The cytostatic agent has a more marked toxicity than is usually found in antineoplastic chemotherapy.
Renal toxicity, which is above-all cumulative, is severe and requires particular precautions during administration (see Dosage & Administration and Adverse Reactions).
Nausea, vomiting and diarrhoea often occur after administration of cisplatin (see Adverse Reactions). These symptoms disappear in most patients after 24 hours. Less serious nausea and anorexia may continue up to seven days after the treatment.
Nausea and vomiting may be intense and require adequate antiemetic treatment.
Prophylactic administration of an anti-emetic may be effective in alleviating or preventing nausea and vomiting.
The liquid loss caused by vomiting and diarrhoea must be compensated.
Close supervision must also be carried out with regard to ototoxicity, myelodepression and anaphylactic reactions (see Adverse Reactions).
Cisplatin has been shown to be mutagenic. It may also have an anti-fertility effect. Other anti-neoplastic substances have been shown to be carcinogenic and this possibility should be borne in mind in long term use of cisplatin.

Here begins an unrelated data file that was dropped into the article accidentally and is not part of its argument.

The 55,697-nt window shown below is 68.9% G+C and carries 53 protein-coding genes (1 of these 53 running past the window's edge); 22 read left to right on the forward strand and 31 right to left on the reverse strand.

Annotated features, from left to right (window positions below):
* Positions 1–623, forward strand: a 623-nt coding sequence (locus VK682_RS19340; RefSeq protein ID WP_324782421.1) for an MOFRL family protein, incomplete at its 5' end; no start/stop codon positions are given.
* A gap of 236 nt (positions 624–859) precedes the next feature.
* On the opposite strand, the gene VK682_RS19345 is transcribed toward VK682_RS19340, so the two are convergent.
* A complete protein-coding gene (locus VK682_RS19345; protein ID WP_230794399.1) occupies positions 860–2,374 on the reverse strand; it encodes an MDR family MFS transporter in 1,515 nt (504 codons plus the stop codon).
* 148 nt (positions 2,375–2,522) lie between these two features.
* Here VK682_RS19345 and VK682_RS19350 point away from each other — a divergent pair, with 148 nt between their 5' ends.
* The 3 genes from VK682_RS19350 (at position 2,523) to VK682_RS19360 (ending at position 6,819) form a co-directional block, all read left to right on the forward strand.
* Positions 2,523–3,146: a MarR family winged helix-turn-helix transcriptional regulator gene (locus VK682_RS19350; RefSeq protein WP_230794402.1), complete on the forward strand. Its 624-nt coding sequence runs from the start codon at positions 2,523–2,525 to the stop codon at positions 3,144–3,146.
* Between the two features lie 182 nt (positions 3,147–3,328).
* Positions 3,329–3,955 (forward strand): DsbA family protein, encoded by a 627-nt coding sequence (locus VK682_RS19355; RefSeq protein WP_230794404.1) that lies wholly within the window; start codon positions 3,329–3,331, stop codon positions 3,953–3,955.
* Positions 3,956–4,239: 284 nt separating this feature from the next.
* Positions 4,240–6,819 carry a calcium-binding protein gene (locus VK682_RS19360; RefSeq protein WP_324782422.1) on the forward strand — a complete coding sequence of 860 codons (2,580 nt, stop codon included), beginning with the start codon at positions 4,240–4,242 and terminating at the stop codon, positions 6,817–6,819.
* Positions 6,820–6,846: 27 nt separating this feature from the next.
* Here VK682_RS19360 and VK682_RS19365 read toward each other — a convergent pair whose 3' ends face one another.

Preparation of the intravenous solution: As with all other potentially toxic products, precautions are essential when handling the cisplatin solution. Skin lesions are possible in the event of accidental exposure to the product. It is advisable to wear gloves. In the event the cisplatin solution comes into contact with the skin or mucous membranes, wash the skin or mucous membranes vigorously with soap and water.
Conforming to the procedures appropriate for the manipulation and elimination of cytostatic agents is recommended.
Before administering the solution to the patient, verify the clarity of the solution and the absence of particles.